Thursday, February 10, 2011

Europe is Just Creepier

I watched two versions of the same movie within the same month.  I thought that it wouldn't matter as one was the original foreign concept and the other is the American Redux. Surprisingly, the American version was scene for scene the same as the other.  To be honest, watched might be an overstatement.  I'll explain in a minute.

The movie was "Let Me In"

The foreign version was "Let the Right One In" from Sweden

They call it a Romantic Horror Film!

We watched the Swedish version on Netflix streaming.  It was a phenomenal movie.  Minimal special effects, it was all about the characters.  So while the film is about a vampire and thus has a creep factor anyway, the real creepiness comes from the silence.  There wasn't a soundtrack to the Swedish original.  The silence added to the coldness and discomfort.  Truly a great enhancement to the normal gut wrench.

We received the DVD of "Let Me In" much sooner than expected.  We popped it in expecting to see an American retake with considerable flair.  It wasn't there.  The story was nearly identical.  Music on the other hand was present.  I'm not going to say it took away from the movie, because it didn't.  It's just evident that as Americans, we have a need to fill every inch of film with noise.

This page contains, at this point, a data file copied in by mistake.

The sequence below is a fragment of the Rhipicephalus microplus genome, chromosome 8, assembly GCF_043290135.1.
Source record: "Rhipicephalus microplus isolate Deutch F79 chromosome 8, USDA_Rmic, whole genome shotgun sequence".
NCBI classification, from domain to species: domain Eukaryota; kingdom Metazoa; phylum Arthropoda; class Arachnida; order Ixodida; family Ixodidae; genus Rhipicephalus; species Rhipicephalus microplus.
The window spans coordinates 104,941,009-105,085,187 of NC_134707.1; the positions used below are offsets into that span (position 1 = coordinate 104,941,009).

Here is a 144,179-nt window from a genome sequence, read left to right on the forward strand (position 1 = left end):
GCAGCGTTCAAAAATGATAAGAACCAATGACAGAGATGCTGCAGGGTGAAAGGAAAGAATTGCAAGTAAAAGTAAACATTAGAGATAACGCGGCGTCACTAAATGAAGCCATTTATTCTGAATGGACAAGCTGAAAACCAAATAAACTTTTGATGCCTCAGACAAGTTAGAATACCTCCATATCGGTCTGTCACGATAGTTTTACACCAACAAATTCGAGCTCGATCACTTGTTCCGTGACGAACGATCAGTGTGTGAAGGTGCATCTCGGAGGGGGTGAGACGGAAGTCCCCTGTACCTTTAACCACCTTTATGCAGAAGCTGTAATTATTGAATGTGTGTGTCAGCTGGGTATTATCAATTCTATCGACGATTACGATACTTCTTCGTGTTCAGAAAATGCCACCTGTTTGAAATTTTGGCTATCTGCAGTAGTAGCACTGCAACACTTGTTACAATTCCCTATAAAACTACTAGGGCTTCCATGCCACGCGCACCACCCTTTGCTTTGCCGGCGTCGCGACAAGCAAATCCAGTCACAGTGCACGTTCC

Back to that part about watching being an overstatement.  We finally stopped the movie about 25 minutes in.  It wasn't enticing at all.  I asked my wife why they remade it at all?  Is it so hard to read subtitles?  The obvious answer is yes.  I'm not going to claim I enjoy reading subtitles, but I'm certainly not unable to enjoy a subtitled movie.  I get that they were impressed by the original and probably the book (I didn't read it) so why not capitalize on it?  It wasn't my cup of tea.

I wonder if my reaction would have been as harsh had a year passed between viewings.  I'm sure there would be considerable slack.  Alas, I was just bored and couldn't get through it.  I'd recommend watching one or the other.  The story itself is compelling and definitely worth a view. 

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